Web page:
Here is my first attempt at the this combination. You can see on one side of the buttonhole  the purls aren't that even but by the time I got to the other side and the eye they were nice and straight. I used the wonderful magnifying glasses I won from Birgitte to do the hand sewing. I think the final product would have been smoother but we are stitching on lumpy inconsistent fabric here, folks. Schaeffer's BHs have lots of negative space between the stitches. If you look about an inch below the BH you will see the machine made eyelet BH in the fine thread, pretty invisible.

So in summary: Kenmore sewing machine, 60 weight embroidery thread for the machine BH. Silk BH twist for the hand BH on top and all of this MANY samples later. You have to make samples but you have heard me preach this before. Here is a peak at the button I chose. It is an antique coppery look with a pinkish undertone from La Mode.  I really like it. I had to get my trim as well. I now know why the overlaps were so large in the original pattern. The jacket needed to accommodate the width of the trim before you hit the BHs centered over CF.

All of the machine buttonholes are made and waiting for their hand worked BHs on top. The hours are adding up. So far the tally is 29.5 hours. None of those hours include muslin making and fitting.

A big thank you to my Aussie friend Lexie. I wish she had a blog so you could see her work. Instead I will link you to her latest impeccable creation. 

Trims are up next and while I have the components, which I needed for measuring, I am going to try a few different options with them. More to come...Bunny


What the heck is going on with uploading photos from Blogger? There is a new format to use and it does not allow any pictures from my own computer, at least from where I am sitting.

I am livid. I had an entire post near complete and just can't get the pictures to load. There is no option other than Picasa, which I don't use, from the blog, and from URLs, nothing from my own computer. If I can't upload from my own computer I am outa heah....Bunny

Thursday, September 23, 2010

Chanel Jackets - Things You Need to Know

This is my first Chanel jacket using the couture methods and already I have learned a few things that aren't quite out there and that I will employ when I make the next one. 
      Tenet #1 - Buy way more fabric than you will need. What you see above is what is left from cutting out the lining. I have nothing left of the boucle, I mean nothing. Reason being you are cutting out blocks of fabric. The shell/boucle fabric requires 2 inch seam allowances due to fit, ravelling issues, and the bulk of the seam allowances being stitched down to stabilize the garment. The lining should be even larger. You can see in the illustration from Great Sewn Clothes that the lining fabric is larger. So once again, BUY WAY MORE FABRIC THAN YOU NEED.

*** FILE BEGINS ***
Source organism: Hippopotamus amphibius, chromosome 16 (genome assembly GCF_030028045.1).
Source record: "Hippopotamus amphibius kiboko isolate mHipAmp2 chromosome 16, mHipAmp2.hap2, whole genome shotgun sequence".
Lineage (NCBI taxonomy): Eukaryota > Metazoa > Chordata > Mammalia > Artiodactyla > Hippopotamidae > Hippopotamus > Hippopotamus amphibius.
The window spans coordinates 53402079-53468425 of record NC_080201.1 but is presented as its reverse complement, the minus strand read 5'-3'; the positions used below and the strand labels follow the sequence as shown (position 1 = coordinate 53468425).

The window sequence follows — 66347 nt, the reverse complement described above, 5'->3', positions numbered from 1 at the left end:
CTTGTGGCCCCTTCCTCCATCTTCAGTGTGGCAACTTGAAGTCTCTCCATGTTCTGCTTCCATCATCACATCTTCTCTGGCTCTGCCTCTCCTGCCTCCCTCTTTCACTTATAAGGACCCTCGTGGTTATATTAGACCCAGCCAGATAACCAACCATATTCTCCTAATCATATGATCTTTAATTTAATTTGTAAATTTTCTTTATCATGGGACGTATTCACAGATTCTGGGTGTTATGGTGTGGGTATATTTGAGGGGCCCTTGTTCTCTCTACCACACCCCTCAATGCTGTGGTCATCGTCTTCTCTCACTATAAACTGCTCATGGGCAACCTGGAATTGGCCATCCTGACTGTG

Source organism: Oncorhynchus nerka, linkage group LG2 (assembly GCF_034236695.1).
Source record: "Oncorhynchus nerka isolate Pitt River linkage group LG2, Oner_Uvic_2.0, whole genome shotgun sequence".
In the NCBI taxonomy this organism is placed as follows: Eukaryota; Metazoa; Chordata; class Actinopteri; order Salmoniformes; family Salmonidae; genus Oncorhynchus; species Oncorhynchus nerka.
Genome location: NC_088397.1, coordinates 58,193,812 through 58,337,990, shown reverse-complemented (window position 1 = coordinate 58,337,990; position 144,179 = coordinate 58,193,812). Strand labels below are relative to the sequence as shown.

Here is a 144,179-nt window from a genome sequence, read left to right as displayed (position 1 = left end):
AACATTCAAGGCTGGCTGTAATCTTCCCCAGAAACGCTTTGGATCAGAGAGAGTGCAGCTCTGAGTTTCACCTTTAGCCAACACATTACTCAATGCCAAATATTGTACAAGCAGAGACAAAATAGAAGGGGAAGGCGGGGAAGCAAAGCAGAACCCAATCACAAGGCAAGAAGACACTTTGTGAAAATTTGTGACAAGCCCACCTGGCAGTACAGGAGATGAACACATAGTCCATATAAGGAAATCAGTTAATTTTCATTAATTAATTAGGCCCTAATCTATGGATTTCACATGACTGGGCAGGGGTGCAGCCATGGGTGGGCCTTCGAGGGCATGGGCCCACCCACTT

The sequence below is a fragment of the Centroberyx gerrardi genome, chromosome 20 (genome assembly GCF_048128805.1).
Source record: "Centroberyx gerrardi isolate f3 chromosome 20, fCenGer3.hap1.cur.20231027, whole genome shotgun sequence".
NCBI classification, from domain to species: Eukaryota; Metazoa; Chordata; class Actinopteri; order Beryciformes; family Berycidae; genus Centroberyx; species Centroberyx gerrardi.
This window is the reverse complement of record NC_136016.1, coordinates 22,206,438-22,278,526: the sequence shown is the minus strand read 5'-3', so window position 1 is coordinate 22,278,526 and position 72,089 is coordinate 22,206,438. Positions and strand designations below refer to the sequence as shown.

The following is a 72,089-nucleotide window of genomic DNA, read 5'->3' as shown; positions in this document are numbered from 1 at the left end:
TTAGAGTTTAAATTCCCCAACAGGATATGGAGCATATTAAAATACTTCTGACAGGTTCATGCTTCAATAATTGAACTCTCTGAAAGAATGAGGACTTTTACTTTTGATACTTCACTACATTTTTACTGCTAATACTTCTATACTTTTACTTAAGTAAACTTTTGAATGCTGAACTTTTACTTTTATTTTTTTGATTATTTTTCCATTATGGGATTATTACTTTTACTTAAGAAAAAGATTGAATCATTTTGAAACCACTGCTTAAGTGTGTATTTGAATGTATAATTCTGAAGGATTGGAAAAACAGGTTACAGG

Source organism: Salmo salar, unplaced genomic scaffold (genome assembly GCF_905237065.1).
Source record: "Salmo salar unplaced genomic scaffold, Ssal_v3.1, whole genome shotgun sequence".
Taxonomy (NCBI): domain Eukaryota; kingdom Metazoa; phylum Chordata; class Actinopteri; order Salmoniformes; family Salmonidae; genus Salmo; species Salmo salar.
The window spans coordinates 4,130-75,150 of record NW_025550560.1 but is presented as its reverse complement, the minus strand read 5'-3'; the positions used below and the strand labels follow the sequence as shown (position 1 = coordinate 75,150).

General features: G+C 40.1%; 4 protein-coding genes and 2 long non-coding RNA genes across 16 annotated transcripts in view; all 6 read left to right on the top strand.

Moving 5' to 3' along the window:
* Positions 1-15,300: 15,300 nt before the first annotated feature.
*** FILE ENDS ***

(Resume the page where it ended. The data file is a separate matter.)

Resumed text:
Tenet #2 -  Don't overthink this whole process. I am a wicked overthinker from way back.I marked the straight  of grain of shell and lining and matched that up first. To get accurate quilting lines on the back bodice pieces I basted the shell and lining fabric and  basted the quilting lines, sort of. Then I still didn't really know if this was right.  Not feeling secure and accurate, I used 1/4 inch masking tape to mark all the quilting lines. WAY OVERKILL. What ended up working better was  just marking the first line with masking tape, /1/4 inch, and using my quilting bar on my sewing machine to get the rest of the lines accurate.  Don't try and turn this into brain surgery.
Here you can see I eventually got it done. You can see the thread tracing on the piece I turned back.

My next effort will be doing the buttonholes in the jacket front, by hand, yikes! That brings us to Tenet #3 and this is back tracking.

      Tenet #3 -  Thread trace all of your pieces on to your boucle leaving those two inch seam allowances. Then I stitched each piece 5/8 of an inch away with a triple zigzag. ( I told you I was an overthinker.) This was to control the ravelling. Now here is the important part.
       Don't cut out your piece until you work with it. So right now I have the bodice backs cut from the traced yardage and nothing else. The rest is still one big piece of boucle. After I cut off the next pattern piece to work on  it goes right to the serger to serge all the edges. I am trying to give this fabric absolute minimal opportunity to unravel. Then I will proceed with the quilting or whatever is next.

I know these photos aren't too exciting given the colors of the fabric involved but if nothing else I also hope these few hints will help you out if you choose to make one of these jackets, a la couture. I have also decided to keep track of the time involved to make this puppy. Just curious........Bunny

Yesterday I went out in the grey afternoon as between morning and afternoon the trees seemed to have put on a  color. This little stunted maple out on the island is always the first to turn. Summer's over!...Bunny

Sunday, September 19, 2010

Chanel Jacket Part One

After the pajama blitz I needed to recoup. I did some organizing in the cave. I wasn't sure what to sew next as the queue is pretty deep. After a couple of glorious fall days putting my gardens to bed I knew. I'll have two projects going on. My (almost) hand project will finally be my Chanel Jacket. The nip in the air has really put me in the mood to get on with this garment. At the same time I will be working on Sophie's School Dress, a vivid corduroy print number. There is so much hand work in the CJ that I think this will work out great.